If the US is really Japan, as many folks think, the S&P 500 could soar another 40% by December 2010 before it completely collapses, say Merrill Lynch Asia strategists Sadiq Currimbhoy, Arik Reiss, and Jacky Tang.
The comparison requires some torturing of the numbers, but once that torturing is complete, the similarity between the markets is startling.
The bottom line here is that the strategists have identified a pattern that supports the idea of major additional gains in the US stock market even without a strong economic recovery. This is important. We have yet to see a bullish market forecast supported by anything other than hope, arrogance, or a prediction of a v-shaped recovery (which seems unlikely).
The fact that the market does not need a v-shaped recovery to go from here to the moon is important. In our opinion, it makes it far more likely that the rally can continue through next year.
Some investors like to compare the US to Japan. From a market perspective, plotting the Nikkei and the S&P500 shows no similarity. However, a peculiar variation shows an uncanny relationship.
Chart 1 shows the Nikkei in US$ (so Japanese equities to US$-based investors) compared
to the S&P500*US$ index (or the S&P to investors outside the US). The S&P500 in DXY has been rebased to the same peak as in Japan, except 117 months later. If this pattern repeats, there is potential for 40% upside over the next 12 months…
Assuming a relationship similar to what Japan went through, the S&P500 in DXY terms would rise another 40% pretty much from now until early December 2010. Importantly, this is in DXY terms, so if the US$ were to rally 20% and the S&P500 17% (as it’s multiplied), that would do it. If the
market only rallies to the lower trend line in the… chart, then the total upside would be 33%, split between the US$ and the equity market.
And here’s the chart. The S&P is the blue line, the Nikkei the black line:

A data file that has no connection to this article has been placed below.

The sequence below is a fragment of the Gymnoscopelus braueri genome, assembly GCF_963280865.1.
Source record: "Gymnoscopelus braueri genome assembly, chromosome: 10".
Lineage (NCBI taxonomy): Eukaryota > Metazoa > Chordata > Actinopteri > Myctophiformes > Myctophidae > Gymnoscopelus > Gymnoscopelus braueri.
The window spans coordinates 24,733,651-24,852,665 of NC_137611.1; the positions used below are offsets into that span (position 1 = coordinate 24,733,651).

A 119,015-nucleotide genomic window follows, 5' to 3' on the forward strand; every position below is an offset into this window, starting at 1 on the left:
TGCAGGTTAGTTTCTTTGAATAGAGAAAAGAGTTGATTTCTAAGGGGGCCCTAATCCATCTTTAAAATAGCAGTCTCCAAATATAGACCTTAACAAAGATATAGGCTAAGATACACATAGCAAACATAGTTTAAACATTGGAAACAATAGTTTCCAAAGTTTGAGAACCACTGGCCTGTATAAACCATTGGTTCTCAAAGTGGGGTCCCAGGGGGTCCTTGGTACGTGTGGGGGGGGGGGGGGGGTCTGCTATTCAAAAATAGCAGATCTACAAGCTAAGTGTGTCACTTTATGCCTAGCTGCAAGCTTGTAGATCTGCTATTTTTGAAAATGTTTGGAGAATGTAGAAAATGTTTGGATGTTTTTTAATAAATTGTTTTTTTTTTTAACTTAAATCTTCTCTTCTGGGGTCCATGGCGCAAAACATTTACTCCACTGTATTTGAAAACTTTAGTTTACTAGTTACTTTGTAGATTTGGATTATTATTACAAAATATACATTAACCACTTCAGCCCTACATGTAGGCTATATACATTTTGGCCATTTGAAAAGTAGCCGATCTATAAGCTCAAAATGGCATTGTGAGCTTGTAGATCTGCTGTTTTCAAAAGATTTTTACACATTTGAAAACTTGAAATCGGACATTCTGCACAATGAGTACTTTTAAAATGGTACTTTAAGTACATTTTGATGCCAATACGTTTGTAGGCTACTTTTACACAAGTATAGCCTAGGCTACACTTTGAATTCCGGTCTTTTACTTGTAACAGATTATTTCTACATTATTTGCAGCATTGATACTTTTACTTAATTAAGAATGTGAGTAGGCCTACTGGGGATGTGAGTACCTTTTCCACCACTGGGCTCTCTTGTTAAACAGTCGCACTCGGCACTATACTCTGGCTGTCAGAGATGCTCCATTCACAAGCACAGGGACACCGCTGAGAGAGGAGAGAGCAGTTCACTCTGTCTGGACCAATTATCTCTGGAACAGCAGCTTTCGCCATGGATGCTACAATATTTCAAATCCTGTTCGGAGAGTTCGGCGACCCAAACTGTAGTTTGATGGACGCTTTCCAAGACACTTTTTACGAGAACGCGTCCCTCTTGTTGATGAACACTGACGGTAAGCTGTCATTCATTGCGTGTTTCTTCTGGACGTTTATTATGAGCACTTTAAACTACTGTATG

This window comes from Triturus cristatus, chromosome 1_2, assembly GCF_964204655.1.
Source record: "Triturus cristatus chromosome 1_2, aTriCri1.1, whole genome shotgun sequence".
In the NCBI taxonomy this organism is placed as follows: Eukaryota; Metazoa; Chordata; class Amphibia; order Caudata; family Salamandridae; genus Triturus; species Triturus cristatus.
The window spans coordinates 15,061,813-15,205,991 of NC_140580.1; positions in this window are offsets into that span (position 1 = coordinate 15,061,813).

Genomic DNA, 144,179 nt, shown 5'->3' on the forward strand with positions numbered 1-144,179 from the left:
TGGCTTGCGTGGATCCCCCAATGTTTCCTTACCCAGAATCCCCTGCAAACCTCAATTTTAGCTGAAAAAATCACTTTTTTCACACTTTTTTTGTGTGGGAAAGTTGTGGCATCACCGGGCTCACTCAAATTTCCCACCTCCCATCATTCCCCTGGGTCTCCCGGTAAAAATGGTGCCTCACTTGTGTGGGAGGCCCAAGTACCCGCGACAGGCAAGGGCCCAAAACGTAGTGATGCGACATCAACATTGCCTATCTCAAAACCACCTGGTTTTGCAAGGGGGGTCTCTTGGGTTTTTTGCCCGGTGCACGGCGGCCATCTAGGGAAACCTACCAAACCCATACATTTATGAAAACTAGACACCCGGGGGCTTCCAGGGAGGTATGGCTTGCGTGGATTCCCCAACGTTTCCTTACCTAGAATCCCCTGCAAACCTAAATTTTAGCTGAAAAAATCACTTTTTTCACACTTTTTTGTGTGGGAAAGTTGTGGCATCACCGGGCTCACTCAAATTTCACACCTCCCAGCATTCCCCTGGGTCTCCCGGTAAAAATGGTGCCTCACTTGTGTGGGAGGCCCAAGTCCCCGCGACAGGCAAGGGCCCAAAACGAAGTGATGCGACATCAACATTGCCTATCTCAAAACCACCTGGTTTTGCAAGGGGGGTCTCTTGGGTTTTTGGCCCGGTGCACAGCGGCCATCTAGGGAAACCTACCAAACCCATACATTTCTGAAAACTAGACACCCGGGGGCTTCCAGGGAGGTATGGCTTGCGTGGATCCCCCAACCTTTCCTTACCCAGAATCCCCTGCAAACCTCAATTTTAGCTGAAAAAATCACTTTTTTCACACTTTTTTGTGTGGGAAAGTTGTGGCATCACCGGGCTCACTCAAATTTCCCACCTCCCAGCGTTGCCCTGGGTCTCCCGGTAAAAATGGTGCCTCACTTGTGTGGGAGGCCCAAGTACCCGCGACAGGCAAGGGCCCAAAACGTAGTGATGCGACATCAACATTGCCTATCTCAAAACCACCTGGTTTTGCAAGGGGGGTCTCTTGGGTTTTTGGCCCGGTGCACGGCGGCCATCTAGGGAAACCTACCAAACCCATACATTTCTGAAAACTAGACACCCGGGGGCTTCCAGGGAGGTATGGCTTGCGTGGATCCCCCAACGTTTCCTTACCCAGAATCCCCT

The Merrill strategists are at a loss to explain this relationship. They wisely note, however, that the consensus is usually wrong and that it is always smart to consider the alternatives. And this is certainly one of them.
We do not know precisely why this relationship has worked. Could this be what a market submerging under debt might look like to a foreign investor? And why does the trading pattern look the way it does? And, that even in economies overcoming credit booms, rallies can be powerful and last much longer than you think.
We look at three scenarios that could drive a “melt-up” in US equities, including the possibility that the US$ rallies with US equities should investors decide that US assets are attractively valued. Within Asia, the scenarios suggest that laggard markets would benefit most.
The strategists went further, constructing an index (average) of all markets that have crashed more than 45% since 1975 (including the US Great Crash). They averaged the recoveries from these crashes into the chart below. They found that strong “relief rallies” are common (“The world’s not going to end!”). If this pattern holds for the US. the market rally has another 40% to go.
One issue in this cycle is the sheer size of the equity market correction. We looked at all the markets since 1970 that had serious crashes, ie, more than 45% in the previous 12 months in US$ terms (or 50% in local currency terms). We then added the US in 1930, and built an equally-weighted index of these. This is shown in the chart [below], with 25th and 75th percentile bands.
We then compared it to markets currently where there has been a similar deterioration. The bulk of the indices used are emerging market ones, though we added the BKX in this cycle. The current index looks like it’s following a similar pattern, and set to peak in about 12 months, some 40% higher than current level.
The chart suggests that after the initial crash, there is a relief rally that the world is not going to end. Two additional points:
1. Only one market was able to return to new highs quickly after such a large correction – the Hang Seng Index in 1998-99 managed it in 16 months. No other market managed that, even after three years.
2. This reminds us of the Asian financial crisis. The initial recovery is better than expected, but its sustainability is worse than expected. Crises, it seems, display this pattern.
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